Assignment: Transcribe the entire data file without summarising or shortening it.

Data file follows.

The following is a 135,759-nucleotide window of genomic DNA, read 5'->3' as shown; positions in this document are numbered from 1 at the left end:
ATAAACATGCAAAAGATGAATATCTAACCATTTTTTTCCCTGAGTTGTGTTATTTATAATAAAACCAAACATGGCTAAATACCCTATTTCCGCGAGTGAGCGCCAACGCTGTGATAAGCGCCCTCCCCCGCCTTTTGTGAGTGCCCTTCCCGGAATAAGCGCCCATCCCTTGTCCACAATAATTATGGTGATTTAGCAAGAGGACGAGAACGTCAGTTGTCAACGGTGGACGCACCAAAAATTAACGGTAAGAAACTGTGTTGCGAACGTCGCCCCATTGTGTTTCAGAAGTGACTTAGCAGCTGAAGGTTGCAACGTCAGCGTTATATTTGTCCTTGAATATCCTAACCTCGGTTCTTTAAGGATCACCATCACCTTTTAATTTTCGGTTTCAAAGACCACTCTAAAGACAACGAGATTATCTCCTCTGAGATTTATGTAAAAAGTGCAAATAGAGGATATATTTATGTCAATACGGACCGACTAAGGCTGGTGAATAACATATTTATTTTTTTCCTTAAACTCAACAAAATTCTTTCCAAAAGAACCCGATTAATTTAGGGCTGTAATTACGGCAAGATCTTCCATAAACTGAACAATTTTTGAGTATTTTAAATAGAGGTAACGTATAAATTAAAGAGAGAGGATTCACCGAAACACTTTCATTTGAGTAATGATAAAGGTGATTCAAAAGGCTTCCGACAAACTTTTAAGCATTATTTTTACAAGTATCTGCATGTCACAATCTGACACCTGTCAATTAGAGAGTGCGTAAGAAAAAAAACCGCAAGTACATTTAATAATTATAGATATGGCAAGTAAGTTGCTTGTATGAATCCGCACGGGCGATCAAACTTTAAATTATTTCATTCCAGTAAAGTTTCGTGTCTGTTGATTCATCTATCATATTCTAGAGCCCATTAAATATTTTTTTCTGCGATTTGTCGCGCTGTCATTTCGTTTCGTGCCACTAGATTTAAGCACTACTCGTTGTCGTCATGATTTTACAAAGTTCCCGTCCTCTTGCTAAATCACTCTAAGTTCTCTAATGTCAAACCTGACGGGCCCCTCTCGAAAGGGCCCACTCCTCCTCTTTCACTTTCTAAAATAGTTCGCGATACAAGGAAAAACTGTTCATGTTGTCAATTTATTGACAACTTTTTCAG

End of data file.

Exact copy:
The following is a 135,759-nucleotide window of genomic DNA, read 5'->3' as shown; positions in this document are numbered from 1 at the left end:
ATAAACATGCAAAAGATGAATATCTAACCATTTTTTTCCCTGAGTTGTGTTATTTATAATAAAACCAAACATGGCTAAATACCCTATTTCCGCGAGTGAGCGCCAACGCTGTGATAAGCGCCCTCCCCCGCCTTTTGTGAGTGCCCTTCCCGGAATAAGCGCCCATCCCTTGTCCACAATAATTATGGTGATTTAGCAAGAGGACGAGAACGTCAGTTGTCAACGGTGGACGCACCAAAAATTAACGGTAAGAAACTGTGTTGCGAACGTCGCCCCATTGTGTTTCAGAAGTGACTTAGCAGCTGAAGGTTGCAACGTCAGCGTTATATTTGTCCTTGAATATCCTAACCTCGGTTCTTTAAGGATCACCATCACCTTTTAATTTTCGGTTTCAAAGACCACTCTAAAGACAACGAGATTATCTCCTCTGAGATTTATGTAAAAAGTGCAAATAGAGGATATATTTATGTCAATACGGACCGACTAAGGCTGGTGAATAACATATTTATTTTTTTCCTTAAACTCAACAAAATTCTTTCCAAAAGAACCCGATTAATTTAGGGCTGTAATTACGGCAAGATCTTCCATAAACTGAACAATTTTTGAGTATTTTAAATAGAGGTAACGTATAAATTAAAGAGAGAGGATTCACCGAAACACTTTCATTTGAGTAATGATAAAGGTGATTCAAAAGGCTTCCGACAAACTTTTAAGCATTATTTTTACAAGTATCTGCATGTCACAATCTGACACCTGTCAATTAGAGAGTGCGTAAGAAAAAAAACCGCAAGTACATTTAATAATTATAGATATGGCAAGTAAGTTGCTTGTATGAATCCGCACGGGCGATCAAACTTTAAATTATTTCATTCCAGTAAAGTTTCGTGTCTGTTGATTCATCTATCATATTCTAGAGCCCATTAAATATTTTTTTCTGCGATTTGTCGCGCTGTCATTTCGTTTCGTGCCACTAGATTTAAGCACTACTCGTTGTCGTCATGATTTTACAAAGTTCCCGTCCTCTTGCTAAATCACTCTAAGTTCTCTAATGTCAAACCTGACGGGCCCCTCTCGAAAGGGCCCACTCCTCCTCTTTCACTTTCTAAAATAGTTCGCGATACAAGGAAAAACTGTTCATGTTGTCAATTTATTGACAACTTTTTCAG